President Trump’s most recent budget proposal was widely panned when it was released in February for being both fiscally irresponsible and dependent on unrealistic economic assumptions. An analysis published last week by the non-partisan Congressional Budget Office confirms these criticisms were valid and highlights the significant difference between the Trump administration’s approach to fiscal policy and that of Trump’s predecessor, President Barack Obama. Based on CBO’s analysis, anyone who criticized Obama’s fiscal policy for being irresponsible should be outraged about Trump’s.
When the Obama administration released its final budget proposal in 2016, CBO estimated that it would result in the national debt held by the public equaling 77.4 percent of gross domestic product in 2026. According to last week’s CBO report, debt under the most recent Trump administration budget proposal would reach 85.3 percent in the same year. In dollar terms, CBO estimates that the federal government would accumulate over $2 trillion more in debt by 2026 under the most recent Trump budget than it estimated would be accumulated under the final Obama budget two years ago.
Perhaps more interesting is the discrepancy between the projections of CBO and Trump’s Office of Management and Budget: CBO projects debt as a percent of GDP will be almost 9 percentage points higher in 2026 under the Trump budget than OMB projected in February. By comparison, the difference between OMB’s and CBO’s estimates of the final Obama budget was only about 2 percent of GDP.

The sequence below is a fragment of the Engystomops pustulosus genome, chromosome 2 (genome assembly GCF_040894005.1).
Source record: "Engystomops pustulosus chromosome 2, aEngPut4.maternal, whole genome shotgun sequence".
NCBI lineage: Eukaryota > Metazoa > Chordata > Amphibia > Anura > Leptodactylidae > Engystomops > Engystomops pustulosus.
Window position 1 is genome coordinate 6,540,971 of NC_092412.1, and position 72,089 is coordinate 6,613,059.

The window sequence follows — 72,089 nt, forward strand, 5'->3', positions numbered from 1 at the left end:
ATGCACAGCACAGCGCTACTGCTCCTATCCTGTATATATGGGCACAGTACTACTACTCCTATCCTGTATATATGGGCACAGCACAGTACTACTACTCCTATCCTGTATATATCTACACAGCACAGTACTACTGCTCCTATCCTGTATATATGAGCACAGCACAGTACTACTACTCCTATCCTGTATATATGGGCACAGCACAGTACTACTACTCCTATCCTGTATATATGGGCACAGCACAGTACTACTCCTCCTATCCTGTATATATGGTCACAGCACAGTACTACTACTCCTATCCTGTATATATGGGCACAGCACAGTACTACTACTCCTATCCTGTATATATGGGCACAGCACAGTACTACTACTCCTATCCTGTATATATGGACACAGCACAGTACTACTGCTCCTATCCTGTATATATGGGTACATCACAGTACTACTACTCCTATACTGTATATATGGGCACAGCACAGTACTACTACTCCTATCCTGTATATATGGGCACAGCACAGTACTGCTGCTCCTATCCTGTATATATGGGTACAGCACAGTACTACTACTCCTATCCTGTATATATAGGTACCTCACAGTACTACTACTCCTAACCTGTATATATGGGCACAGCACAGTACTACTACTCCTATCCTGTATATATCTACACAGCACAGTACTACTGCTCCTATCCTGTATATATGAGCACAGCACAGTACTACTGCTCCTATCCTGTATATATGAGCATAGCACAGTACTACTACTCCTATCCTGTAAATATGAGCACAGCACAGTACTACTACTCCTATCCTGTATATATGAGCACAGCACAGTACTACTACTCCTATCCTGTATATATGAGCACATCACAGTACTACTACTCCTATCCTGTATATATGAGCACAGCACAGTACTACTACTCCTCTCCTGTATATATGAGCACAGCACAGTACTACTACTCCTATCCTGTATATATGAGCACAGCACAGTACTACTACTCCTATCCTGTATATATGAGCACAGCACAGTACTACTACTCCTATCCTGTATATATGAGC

The Trump administration’s unrealistic budget forecasts continue its pattern of dubious economic claims. Prior to the passage of last year’s tax legislation, for example, the Trump administration claimed it would fully pay for itself or even reduce the national debt. CBO, on the other hand, now projects the legislation to cost roughly $2 trillion over the next decade – an assessment most independent analysts largely agree with.
But even CBO’s forecasts likely understate the debt that would be accumulated under the Trump administration’s fiscal policy. CBO is required to score the president’s budget assuming even its most unrealistic policy proposals could be enacted. These policies include deep cuts to non-defense discretionary spending (the category of federal spending that includes virtually all non-defense, non-entitlement programs), which would reduce such spending below its lowest level as a share of the economy since before World War II.
Just before the Trump budget was published, however, the Republican-controlled Congress passed – and President Trump signed – legislation that significantly increased both defense and non-defense discretionary spending. By the end of the projection period, CBO estimates that non-defense discretionary spending under the Trump budget would be less than half what it would be if the spending policies in February’s budget deal were extended. The idea that Congress would suddenly reverse course and support such deep cuts to this long-starved category of federal spending is outlandish at best.
Altogether, last week’s CBO report should serve as a damning indictment of the Trump administration’s faulty fiscal policy. It’s remarkable that this administration had to rely upon so many flawed assumptions in crafting this year’s budget proposal, and even then, produced debt projections well above those in President Obama’s final budget. President Trump has certainly earned his self-proclaimed status as “the king of debt” with this year’s budget. On the other hand, perhaps it should be no surprise given the recent track record of Democratic and Republican presidents that one of the former would put forth a more responsible budget proposal than one of the latter.